"Reduce the volume of soil disturbed.” That was the powerful and prophetic piece of advice that I received back in 2002 from Don Reicosky, the legendary USDA ARS soil scientist from Morris, Minn., when I dropped him off at the Sacramento, Calif., airport after we had hosted him in California to help us get started with reduced disturbance production techniques.
Looking back on it now, that was a pretty revolutionary thing to encourage back in the early 2000s when our Conservation Agriculture Systems Innovation Workgroup hosted not only Don, but also other no-till and strip-till leaders including Dwayne Beck, Jerry Hatfield, Mike Petersen, Rolf Derpsch, Andy McGuire and John Landers.
At that time, less than 2% of our state’s annual crop acreage was farmed using anything approaching these sorts of reduced disturbance practices. Highly-intensive, clean cultivation tillage was the dominant way to go, by far, at that time.
Today, however, we are seeing unprecedented transformations of tillage management systems for a relatively wide variety of crops throughout California’s Central Valley and strip-tillage is now finally getting a good look in this region of historically quite intensive tillage practices.
This is not to say or give the impression that we’re seeing wholesale changes in tillage management, but there have been a series of definite indications and innovative advances, as well as a fomenting interest in reduced disturbance in the state that is both real and remarkable. Consider 3 highlights of what’s been happening out here.
1. Strip-Tilling Tomatoes
As early as 2003, farmers Alan Sano, Jesse Sanchez and Steve Fortner of Firebaugh, Calif., began figuring out equipment and transplanting techniques for both their processing and fresh market tomato plantings. They sought to couple center-of-the-bed strip-tillage into chemically-burned down cover crops in 60-inch beds that had subsurface drip tape at about 10-12-inch depths.
Early equipment prototypes included narrow roto-tiller mulchers and Yetter residue managers and early-generation strip-till row units. Later, large-scale, 5-row Orthman 1tRIPrs were also used.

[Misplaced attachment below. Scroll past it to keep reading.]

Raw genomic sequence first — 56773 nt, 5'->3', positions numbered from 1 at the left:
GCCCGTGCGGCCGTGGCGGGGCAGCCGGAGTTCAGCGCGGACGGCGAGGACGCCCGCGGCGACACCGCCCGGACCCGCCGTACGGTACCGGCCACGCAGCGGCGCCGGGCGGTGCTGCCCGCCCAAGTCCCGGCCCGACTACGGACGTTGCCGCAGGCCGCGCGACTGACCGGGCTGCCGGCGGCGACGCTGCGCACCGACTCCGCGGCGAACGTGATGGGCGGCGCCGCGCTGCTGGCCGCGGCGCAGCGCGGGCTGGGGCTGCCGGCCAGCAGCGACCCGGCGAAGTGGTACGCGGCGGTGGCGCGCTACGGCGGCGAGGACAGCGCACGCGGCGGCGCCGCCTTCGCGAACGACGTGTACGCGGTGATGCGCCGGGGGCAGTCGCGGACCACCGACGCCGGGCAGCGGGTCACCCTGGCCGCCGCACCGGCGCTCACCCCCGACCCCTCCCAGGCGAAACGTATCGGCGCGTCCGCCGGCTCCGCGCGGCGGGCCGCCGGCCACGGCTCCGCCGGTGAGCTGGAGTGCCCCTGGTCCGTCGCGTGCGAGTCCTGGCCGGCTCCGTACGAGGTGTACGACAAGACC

2. Strip-Tilling Silage Corn
At about that same time, a small number of Central Valley dairy farmers including Dino Giacomazzi of Hanford, Calif., and Tom Barcellos of Tipton, also began exploring strip-tillage options and opportunities for cutting out the bulk of inter-crop tillage operations between winter triticale harvest and summer corn seeding and the time and money that these operations take.
Those early days of exploration and the trial-and-error work involved with correcting mistakes and negotiating a full range of learning-curve challenges, the practice of strip-tillage silage corn production went from less than 2% of planted acreage to over 40% in just 10 years.
This growth was due in part, to the private sector consulting company California Ag Solutions that was led initially by Monte Bottens now of Cambridge, Ill., but later by Silas and Matt Rossow and Cary Crum. They provide strip-till and Precision Planting equipment for a service fee to help new farmers get started.
Their custom strip-till system employs an 8-row GPS-enabled Orthman 1tRIPr pass, followed by surface gravity-flow pre-irrigation, and a second pass using a Yetter finishing tool before seeding.
3. Strip-Tilling Organic Vegetables
Perhaps the most challenging and yet also the most exciting application of strip-tillage currently underway in California is in organic vegetable production. A group of quite progressive farmers including Scott Park of Meridian, Calif., Phil Foster of Hollister, Tom Willey of Madera, and Paul Muller and Andrew Brait of Guinda, are all working together with a number of other farmers, private sector affiliates and partners from the University of California-Davis, Cal State Chico and Fresno universities, and the USDA ARS in Salinas, to devise and refine strip-tillage practices for organic vegetables.
Click here to view a gallery of more California specialty crop strip-till photos.